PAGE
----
The Cape Reinga lighthouse is lonely, forlorn and windswept, with a 270 degree view of the ocean. The currents from the Tasman Sea and the South Pacific meet here, and the waters boiled up around the Cape. Someone had placed a distance sign, showing that it was more than 6000 nautical miles to Vancouver, B.C.


Cape Reinga lighthouse
Te Paki stream and surrounding dunes On the way back down the Cape Reinga penninsula, we stopped to see the sand dunes which are a "sandboarding" destination for backpackers. The road drops down to the sand dunes, and then enters the bed of the Te Paki stream. This is where the tour buses leave the Ninety Mile Beach, but we elected not to drive in the apparently hard sand of the streambed. We took off our shoes and walked out toward the beach, but we ran out of time before we reached the beach.
Hokianga Harbor from our B & B

The view north, across Hokianga Harbor, from our B&B

Our destination that day was the Hokianga Harbor – an inlet on the west side of the North Island with a narrow entrance and a nasty looking bar. Legend has it that the first Polynesian explorer, Kupe, made his first landfall here in about 900 A.D., and that his canoe is buried in the sand dunes on the north side of the harbor. When he came, the harbor was surrounded with giant Kauri trees. According to the legend, when he left, he set the forest on the north side of the harbor ablaze, to provide a beacon for those who would come after. But they were nine generations in returning, so the blaze had gone out, and the sand dunes had replaced the Kauri trees.
The Maori burned down about half the Kauri forests in the 900 years before the Europeans came. When the Europeans came they very nearly finished off all the remaining Kauri trees. The trees grow tall and straight, and have massive amounts of lumber in each tree. The early settlers found them ideal for masts and spars. Most of the older boats in New Zealand are made of Kauri. The pioneer houses are made of Kauri. Now, much like the redwoods in California, the only remaining Kauri trees are in protected reserves. We visited one of these reserves on our trip south. A trail leads through the thick forest to Tane Mahuta, the god of the forests (now the largest Kauri tree in New Zealand). The trail turns a corner, and everyone who comes around that corner says "Oh, Wow!" There were quite a few people looking up at the tree, and everyone was whispering.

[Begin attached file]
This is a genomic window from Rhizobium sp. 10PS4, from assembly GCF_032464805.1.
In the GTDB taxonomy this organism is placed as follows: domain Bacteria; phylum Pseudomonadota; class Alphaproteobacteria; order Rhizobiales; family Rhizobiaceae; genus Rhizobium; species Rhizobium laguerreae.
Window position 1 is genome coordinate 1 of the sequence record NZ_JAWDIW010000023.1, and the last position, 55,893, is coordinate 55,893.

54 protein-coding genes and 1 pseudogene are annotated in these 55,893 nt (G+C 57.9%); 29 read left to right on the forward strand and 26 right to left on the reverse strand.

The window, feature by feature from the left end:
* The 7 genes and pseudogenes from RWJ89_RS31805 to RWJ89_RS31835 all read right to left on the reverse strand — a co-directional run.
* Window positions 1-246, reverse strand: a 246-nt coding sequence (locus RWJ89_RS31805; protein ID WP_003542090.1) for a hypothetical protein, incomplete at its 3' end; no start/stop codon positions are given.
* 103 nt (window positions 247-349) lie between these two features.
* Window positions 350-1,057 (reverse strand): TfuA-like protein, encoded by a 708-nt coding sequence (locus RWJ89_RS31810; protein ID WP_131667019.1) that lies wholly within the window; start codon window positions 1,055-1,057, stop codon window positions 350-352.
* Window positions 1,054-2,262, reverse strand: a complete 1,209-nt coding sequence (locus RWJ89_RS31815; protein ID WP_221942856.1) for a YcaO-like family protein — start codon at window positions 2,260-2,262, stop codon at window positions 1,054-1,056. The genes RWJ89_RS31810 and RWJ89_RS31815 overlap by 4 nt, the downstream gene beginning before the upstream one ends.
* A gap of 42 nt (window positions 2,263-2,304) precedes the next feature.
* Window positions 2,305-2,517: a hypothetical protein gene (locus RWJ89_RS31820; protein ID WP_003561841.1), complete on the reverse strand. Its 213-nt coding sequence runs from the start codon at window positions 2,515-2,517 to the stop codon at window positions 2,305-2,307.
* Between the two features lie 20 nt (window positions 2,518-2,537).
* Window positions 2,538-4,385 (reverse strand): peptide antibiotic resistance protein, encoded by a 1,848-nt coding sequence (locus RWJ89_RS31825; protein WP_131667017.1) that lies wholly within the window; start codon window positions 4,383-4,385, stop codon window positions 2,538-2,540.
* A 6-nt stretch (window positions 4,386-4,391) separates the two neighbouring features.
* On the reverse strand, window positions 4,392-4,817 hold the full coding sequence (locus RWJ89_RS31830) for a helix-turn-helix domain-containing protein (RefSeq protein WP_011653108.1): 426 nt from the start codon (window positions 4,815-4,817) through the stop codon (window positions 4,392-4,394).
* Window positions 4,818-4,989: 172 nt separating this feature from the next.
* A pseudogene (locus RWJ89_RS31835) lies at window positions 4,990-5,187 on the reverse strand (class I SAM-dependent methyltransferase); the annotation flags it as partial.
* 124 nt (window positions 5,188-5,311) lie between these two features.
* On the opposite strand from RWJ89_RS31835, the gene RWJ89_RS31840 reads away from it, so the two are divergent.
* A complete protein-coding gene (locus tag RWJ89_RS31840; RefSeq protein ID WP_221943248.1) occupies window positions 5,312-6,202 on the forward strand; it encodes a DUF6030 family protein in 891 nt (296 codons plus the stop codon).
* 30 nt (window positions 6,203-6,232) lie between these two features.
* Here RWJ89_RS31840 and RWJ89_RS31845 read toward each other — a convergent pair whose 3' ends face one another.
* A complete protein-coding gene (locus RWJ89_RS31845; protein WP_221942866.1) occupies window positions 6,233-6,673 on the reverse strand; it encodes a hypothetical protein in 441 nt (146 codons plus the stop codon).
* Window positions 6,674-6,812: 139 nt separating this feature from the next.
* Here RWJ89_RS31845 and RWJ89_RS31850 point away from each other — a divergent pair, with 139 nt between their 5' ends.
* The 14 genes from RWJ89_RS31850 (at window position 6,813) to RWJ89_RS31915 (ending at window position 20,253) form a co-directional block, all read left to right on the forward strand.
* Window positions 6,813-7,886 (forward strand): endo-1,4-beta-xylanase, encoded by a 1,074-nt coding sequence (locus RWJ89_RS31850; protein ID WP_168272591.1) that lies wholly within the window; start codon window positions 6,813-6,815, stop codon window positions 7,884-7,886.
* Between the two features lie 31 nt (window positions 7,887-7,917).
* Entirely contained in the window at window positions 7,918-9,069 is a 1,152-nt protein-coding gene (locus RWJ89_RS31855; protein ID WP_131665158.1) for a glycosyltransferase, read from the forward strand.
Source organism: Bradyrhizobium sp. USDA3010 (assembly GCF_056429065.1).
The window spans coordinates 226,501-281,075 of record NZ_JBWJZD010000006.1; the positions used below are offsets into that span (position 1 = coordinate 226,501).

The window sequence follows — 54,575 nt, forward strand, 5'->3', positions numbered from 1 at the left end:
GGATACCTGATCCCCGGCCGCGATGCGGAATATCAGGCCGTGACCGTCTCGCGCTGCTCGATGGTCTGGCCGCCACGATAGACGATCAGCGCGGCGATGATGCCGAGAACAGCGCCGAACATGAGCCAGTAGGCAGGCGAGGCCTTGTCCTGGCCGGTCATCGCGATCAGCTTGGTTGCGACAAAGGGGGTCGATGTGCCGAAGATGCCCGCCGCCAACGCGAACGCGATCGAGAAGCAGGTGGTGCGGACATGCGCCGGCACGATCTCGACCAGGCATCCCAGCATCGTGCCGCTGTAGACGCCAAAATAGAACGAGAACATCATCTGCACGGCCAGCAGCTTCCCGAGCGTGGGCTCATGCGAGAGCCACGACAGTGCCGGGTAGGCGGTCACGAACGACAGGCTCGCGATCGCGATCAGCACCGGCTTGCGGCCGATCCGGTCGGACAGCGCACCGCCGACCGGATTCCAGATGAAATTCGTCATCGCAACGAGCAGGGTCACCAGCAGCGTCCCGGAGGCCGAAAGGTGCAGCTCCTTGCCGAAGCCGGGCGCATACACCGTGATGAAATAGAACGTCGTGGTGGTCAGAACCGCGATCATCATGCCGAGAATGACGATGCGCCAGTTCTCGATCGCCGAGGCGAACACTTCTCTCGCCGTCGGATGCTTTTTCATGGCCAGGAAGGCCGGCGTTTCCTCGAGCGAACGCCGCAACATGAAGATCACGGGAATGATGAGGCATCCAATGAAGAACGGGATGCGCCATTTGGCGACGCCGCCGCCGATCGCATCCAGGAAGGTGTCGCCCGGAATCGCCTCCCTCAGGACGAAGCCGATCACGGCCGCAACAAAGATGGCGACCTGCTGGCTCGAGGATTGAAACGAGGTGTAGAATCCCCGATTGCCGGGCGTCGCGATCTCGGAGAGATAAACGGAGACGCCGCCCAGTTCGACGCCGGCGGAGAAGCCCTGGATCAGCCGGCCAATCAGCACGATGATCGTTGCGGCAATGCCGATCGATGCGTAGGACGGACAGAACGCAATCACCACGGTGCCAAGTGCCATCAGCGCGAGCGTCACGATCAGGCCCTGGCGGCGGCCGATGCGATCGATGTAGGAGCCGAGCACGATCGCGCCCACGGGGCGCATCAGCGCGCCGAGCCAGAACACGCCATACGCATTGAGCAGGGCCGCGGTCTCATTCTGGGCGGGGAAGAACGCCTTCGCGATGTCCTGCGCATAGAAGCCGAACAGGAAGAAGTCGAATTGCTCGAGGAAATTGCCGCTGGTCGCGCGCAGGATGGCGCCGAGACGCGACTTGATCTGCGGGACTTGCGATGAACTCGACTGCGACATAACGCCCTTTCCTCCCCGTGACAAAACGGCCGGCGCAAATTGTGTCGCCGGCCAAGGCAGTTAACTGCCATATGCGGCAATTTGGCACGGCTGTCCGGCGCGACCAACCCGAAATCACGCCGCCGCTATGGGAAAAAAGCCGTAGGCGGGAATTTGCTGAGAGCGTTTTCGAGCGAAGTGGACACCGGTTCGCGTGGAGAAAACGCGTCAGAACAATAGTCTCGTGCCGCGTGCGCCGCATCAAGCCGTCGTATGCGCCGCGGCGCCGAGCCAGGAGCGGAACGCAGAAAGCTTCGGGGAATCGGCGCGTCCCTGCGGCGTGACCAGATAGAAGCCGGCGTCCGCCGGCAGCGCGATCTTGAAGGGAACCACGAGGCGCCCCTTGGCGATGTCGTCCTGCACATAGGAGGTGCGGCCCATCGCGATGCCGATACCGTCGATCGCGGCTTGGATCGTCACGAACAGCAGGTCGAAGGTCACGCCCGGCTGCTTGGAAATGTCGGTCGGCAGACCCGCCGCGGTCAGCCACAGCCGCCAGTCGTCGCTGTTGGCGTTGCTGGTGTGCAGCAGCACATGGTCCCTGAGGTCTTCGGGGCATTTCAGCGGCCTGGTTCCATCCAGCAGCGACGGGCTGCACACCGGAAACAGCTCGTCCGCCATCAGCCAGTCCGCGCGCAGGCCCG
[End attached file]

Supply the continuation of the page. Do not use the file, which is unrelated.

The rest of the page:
In the photo to the right, notice the human figure in the foreground, compared with the trunk of the kauri tree, about 50 feet beyond.

Tane Mahuta kauri tree
Kauri museum We topped off the trip with a visit to the Kauri Museum in Matakohe, where you can see examples of slabs cut from the huge trees, Kauri furniture, reassembled sawmills, and a whole room full of Kauri gum – globs of resin that aren’t quite petrified, but if they were, they would be amber. Fortune seekers dug the resin out of the ground, and sold it to entrepreneurs for use in manufacturing varnish, linoleum and a variety of other products. We also saw numerous examples of swamp Kauri – trees that were buried in swamps thousands of years ago, and perfectly preserved. Today the swamp Kauri is the only "new" source of Kauri lumber – and some of it has been carbon dated as being 50,000 years old!
Well, you thought these emails were going to be about sailing, and I’m so sorry to have disappointed you with this one. Just to add a little bit of nautical interest, right at the end, I will tell you that we participated in a liferaft "experience" where we had the opportunity to go into a swimming pool, with our foul weather gear on, and attempt to turn over an upside down life raft and then climb inside. It was very tiring to try to swim in foul weather gear, and we were glad to have had the experience. Better to have tried it in a calm swimming pool before the need arises (hopefully never) on a rough ocean.

Tomorrow we’re off to Dunedin in the South Island – this time by plane. We’ll rent a car and explore the area. Friends have told us, "take your warm clothes and your rain gear!"

Best wishes to all.

Craig & Barbara Johnston

More photos of the Far North

Liferaft class